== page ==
Last week, MReport was sad to report the death of industry icon Robert Klein, Founder and Chairman of Safeguard Properties. Under Klein’s stewardship, Safeguard grew from its humble beginnings as a two-man operation in a basement office into a national mortgage field services business worth millions of dollars and employing hundreds of professionals. Klein was also Founder and Chairman of SecureView, Founder and Chairman of Community Blight Solutions, and Founder and Chairman of RIK Enterprises.
After his death, MReport reached out to several of Klein’s colleagues who knew him as both a consummate professional and a generous friend. You can read those reminiscences here, but today MReport looks back at Klein’s legacy within the industry.
Back in 2015, as Safeguard Properties was celebrating its 25th anniversary, Klein sat down with MReport's sister publication, DS News, for a cover-story feature profile (which you can read here). Looking back at Safeguard’s beginnings, Klein couldn’t quite explain why he’d become interested enough in property preservation to actually start a company dedicated to it. “I can’t really tell you why: it just appealed to me,” Klein told DS News. “I just liked the concept of doing property inspections for mortgage companies.”
That interest served him well. In the days before the housing crisis, however, inspections of vacant properties were not necessarily given the attention they would come to receive. “The field service industry in those years did not have a good reputation, and it was my job to change that reputation.”
Klein began to work toward that goal in several ways, including requiring that his inspectors actually perform complete visual inspections of the properties—contrary to the trend of “drive-by inspections” that were commonplace at the time. Klein reached out to HUD representatives to inform them of the changes. When HUD asked why he was committed to going the extra mile, Klein told them, “We’re going to go inside the property to see it, so that we can save you millions of dollars in damages.”
HUD soon made Klein’s monthly full inspection approach policy, informing inspectors that if they did not comply, they would be held responsible for any subsequent damage. Klein helped establish the industry standard for property inspections.
“The whole concept of looking out for the industry and not just Safeguard was my goal,” Klein told DS News in 2015. “It was the right thing to do.”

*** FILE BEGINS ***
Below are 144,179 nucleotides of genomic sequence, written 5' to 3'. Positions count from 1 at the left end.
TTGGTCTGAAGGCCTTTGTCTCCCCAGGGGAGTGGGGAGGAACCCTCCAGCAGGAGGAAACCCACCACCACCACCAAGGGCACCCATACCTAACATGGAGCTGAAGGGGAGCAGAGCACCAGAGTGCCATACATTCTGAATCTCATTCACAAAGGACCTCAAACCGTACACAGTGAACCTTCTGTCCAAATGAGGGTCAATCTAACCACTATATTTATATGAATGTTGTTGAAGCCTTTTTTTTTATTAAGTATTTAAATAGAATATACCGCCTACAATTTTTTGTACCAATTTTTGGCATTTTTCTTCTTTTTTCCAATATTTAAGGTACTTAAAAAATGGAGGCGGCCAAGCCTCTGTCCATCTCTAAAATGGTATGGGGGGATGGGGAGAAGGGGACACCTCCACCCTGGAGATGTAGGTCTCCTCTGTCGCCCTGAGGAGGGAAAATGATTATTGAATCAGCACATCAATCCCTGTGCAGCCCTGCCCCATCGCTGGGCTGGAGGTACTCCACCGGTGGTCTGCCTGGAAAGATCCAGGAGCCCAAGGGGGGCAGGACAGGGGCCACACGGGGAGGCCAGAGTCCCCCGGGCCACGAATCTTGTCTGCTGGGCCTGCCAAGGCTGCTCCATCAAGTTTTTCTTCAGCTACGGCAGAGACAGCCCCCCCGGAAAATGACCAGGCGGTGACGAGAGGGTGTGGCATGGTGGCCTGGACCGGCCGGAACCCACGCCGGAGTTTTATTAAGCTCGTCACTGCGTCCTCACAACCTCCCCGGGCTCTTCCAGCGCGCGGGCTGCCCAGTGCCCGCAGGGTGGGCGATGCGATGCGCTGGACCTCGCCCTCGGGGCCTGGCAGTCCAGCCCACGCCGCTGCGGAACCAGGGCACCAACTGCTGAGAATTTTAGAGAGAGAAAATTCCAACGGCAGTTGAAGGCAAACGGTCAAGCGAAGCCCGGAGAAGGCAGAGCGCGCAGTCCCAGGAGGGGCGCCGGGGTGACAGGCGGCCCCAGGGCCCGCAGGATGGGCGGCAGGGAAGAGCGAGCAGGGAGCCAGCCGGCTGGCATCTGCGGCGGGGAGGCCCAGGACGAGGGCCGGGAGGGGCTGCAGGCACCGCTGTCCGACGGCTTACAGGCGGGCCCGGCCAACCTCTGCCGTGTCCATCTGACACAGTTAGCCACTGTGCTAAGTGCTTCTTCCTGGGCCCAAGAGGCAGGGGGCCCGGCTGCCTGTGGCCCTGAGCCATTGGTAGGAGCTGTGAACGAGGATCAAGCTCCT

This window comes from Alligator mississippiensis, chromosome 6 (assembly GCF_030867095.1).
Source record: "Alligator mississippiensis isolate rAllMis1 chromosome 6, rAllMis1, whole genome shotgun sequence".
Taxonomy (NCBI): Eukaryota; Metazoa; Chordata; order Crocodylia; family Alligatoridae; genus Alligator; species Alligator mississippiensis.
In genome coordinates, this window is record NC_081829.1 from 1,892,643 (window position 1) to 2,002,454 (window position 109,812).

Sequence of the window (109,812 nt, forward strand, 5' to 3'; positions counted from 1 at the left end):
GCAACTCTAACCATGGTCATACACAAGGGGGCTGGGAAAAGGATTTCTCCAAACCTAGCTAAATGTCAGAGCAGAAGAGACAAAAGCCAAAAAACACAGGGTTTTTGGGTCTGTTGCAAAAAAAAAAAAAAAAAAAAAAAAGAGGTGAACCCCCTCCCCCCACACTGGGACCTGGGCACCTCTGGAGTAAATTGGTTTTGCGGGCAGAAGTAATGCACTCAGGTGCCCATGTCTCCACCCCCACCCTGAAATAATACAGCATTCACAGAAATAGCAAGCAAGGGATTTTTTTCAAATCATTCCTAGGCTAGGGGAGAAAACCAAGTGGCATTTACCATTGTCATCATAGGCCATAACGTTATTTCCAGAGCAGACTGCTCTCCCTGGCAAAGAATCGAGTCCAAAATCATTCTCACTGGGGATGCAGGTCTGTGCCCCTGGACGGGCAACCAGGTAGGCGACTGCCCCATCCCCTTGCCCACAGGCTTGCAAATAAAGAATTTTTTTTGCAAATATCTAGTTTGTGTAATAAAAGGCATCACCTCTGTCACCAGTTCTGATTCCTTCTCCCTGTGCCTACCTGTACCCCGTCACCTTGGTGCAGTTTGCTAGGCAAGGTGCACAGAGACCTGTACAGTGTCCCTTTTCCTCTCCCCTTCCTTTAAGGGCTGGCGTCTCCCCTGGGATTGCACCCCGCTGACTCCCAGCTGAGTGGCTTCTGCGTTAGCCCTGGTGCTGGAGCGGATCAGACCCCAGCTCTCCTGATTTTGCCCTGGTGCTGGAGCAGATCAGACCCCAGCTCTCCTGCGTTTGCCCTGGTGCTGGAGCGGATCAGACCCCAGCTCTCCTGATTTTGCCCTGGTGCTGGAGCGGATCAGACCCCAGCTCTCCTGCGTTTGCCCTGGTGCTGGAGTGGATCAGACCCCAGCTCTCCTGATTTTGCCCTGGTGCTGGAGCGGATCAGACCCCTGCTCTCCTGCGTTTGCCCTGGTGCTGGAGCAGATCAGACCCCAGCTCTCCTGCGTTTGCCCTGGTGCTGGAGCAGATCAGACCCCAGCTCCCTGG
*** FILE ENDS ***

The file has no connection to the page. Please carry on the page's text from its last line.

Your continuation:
Klein continued to build relationships with the federal agencies tasked with overseeing the housing and mortgage industries, but he didn’t stop there. In 2004, he launched the industry’s first property preservation conference, bringing together various competing companies to ensure collaboration toward best practices across the board. When industry-impacting events such as Hurricane Katrina happened, Klein would often arrange conference calls to hash out the challenges being faced and the lessons learned.
In September 2016, DS News again interviewed Klein, at that point serving as Chairman and Co-Founder of SecureView and a passionate advocate against community blight and zombie homes. Klein was a strong proponent of replacing plywood with polycarbonate clear boarding—another change that is well on its way to becoming an industry standard.
“This product has all the benefits of what we need in the industry to secure vacant properties,” Klein said at the time. “This is what I have been focusing on in the past two years, and I'm not trying to brag, but I am right.” Many agreed—Fannie Mae banned the use of plywood to secure vacant properties in March 2017, and many local governments have since followed suit.
During his 2016 DS News interview, Klein highlighted another major challenge within the field of property preservation: fast-tracking vacant properties so they can get back on the market. Again, this issue is something many in the industry are working to address.
MReport tips its hat to the life and legacy of Robert Klein, and offers its condolences to his friends and family. He was a true industry icon, gone too soon.